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Stem Cell Therapeutic And Research Reauthorization Act Of 2010

Floor Speech

Location: Washington, DC


Mr. HATCH. Mr. President, I am pleased that the Senate is considering S. 3751, the Stem Cell Therapeutic and Research Reauthorization Act of 2010 which reauthorizes the Stem Cell Therapeutic and Research Act of 2005--P.L. 109-129--through the end of 2015. I am also grateful that Senators Dodd, Burr, Reed, Ensign, Franken and Coburn have joined me as sponsors of this bipartisan bill, which was unanimously approved by the Senate Committee on Health, Education, Labor and Pensions and the House Energy and Commerce Committee last week.

S. 3751, the Stem Cell Therapeutic and Research Reauthorization Act, reauthorizes the C.W. Bill Young Cell Transplantation Program--the Program--and the National Cord Blood Inventory program--NCBI. These programs maintain donor registries for individuals in need of bone marrow and umbilical cord blood transplants. Today, more than eight million Americans are registered bone marrow donors, and in the 5 years since NCBI was established, more than 28,600 cord blood units have been collected. Cord blood transplantation accounts for over 40 percent of all transplants in the country.

I believe it is important for Senators to understand the specifics of S. 3751. Our bill reauthorizes the program through the end of Fiscal Year 2015. The authorization levels for the Program are $30 million from FY11 through FY14 and $33 million in FY15. The NCBI authorization levels are $23 million from FY11 through FY14 and $20 million in FY15. The total authorization level for both programs combined is $53 million annually, which is the same authorization level included in the Stem Cell Therapeutic and Research Act of 2005.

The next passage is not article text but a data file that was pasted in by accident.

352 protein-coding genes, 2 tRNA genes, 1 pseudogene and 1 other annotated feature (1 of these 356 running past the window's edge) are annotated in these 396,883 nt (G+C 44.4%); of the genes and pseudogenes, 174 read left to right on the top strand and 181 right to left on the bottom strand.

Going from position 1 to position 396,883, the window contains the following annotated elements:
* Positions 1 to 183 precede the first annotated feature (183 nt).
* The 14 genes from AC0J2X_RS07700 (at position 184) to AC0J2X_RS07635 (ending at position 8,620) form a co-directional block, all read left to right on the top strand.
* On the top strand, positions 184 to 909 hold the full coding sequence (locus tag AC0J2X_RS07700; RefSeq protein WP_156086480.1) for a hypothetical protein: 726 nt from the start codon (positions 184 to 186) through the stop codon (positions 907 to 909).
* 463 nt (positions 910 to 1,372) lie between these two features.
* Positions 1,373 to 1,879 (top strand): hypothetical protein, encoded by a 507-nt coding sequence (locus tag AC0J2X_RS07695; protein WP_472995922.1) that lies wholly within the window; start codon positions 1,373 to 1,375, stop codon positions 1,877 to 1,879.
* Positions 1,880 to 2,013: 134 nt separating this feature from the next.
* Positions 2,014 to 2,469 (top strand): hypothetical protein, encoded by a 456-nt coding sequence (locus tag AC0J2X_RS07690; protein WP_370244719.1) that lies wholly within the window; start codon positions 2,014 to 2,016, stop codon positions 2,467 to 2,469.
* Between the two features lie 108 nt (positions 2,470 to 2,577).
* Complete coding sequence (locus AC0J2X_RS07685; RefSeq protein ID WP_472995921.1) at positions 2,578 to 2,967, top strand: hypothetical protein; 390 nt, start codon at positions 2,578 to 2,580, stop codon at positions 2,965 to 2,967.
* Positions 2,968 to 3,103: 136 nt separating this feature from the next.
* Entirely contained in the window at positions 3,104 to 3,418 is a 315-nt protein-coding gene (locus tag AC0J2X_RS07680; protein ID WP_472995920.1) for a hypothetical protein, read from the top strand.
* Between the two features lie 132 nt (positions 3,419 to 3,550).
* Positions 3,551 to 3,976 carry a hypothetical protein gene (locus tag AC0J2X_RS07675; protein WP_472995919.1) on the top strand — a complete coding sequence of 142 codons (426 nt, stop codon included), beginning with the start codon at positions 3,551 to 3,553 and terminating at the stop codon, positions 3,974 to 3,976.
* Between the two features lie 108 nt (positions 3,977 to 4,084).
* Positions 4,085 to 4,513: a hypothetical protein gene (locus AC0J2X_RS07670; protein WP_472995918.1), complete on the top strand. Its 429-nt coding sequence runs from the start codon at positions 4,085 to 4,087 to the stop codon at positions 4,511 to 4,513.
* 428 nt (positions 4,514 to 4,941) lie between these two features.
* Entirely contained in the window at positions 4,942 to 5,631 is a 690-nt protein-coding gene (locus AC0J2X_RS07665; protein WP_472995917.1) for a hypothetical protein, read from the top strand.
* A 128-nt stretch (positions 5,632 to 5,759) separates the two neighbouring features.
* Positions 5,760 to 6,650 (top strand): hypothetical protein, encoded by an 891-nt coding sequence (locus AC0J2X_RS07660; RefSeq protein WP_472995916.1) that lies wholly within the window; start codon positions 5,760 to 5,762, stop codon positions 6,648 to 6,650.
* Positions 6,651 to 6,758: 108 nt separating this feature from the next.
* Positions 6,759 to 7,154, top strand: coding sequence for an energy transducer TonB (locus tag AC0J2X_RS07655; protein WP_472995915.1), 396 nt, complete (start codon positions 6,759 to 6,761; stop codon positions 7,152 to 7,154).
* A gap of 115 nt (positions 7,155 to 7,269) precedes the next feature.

Our bill calls for the collection and maintenance of at least 150,000 high-quality cord blood units. In order to collect high-quality and diverse units, the Health Resources and Services Administration--HRSA--contracts with cord blood banks to collect and maintain umbilical cord blood units for the national inventory. To achieve the goal of collecting at least 150,000 units, S. 3751 requires cord blood banks to provide a strategic plan to increase collection, assist with the creation of new collection sites, or contract with new collection sites when first applying for a contract or extending an existing contract. S. 3751 also requires cord blood banks to submit an annual plan for achieving self-sufficiency and demonstrates on-going measurable progress toward achieving self-sufficiency of cord blood collection and banking operations. The bill also extends the duration of a contract from 3 to 5 years and allows cord blood units to remain part of the national inventory for at least 10 years.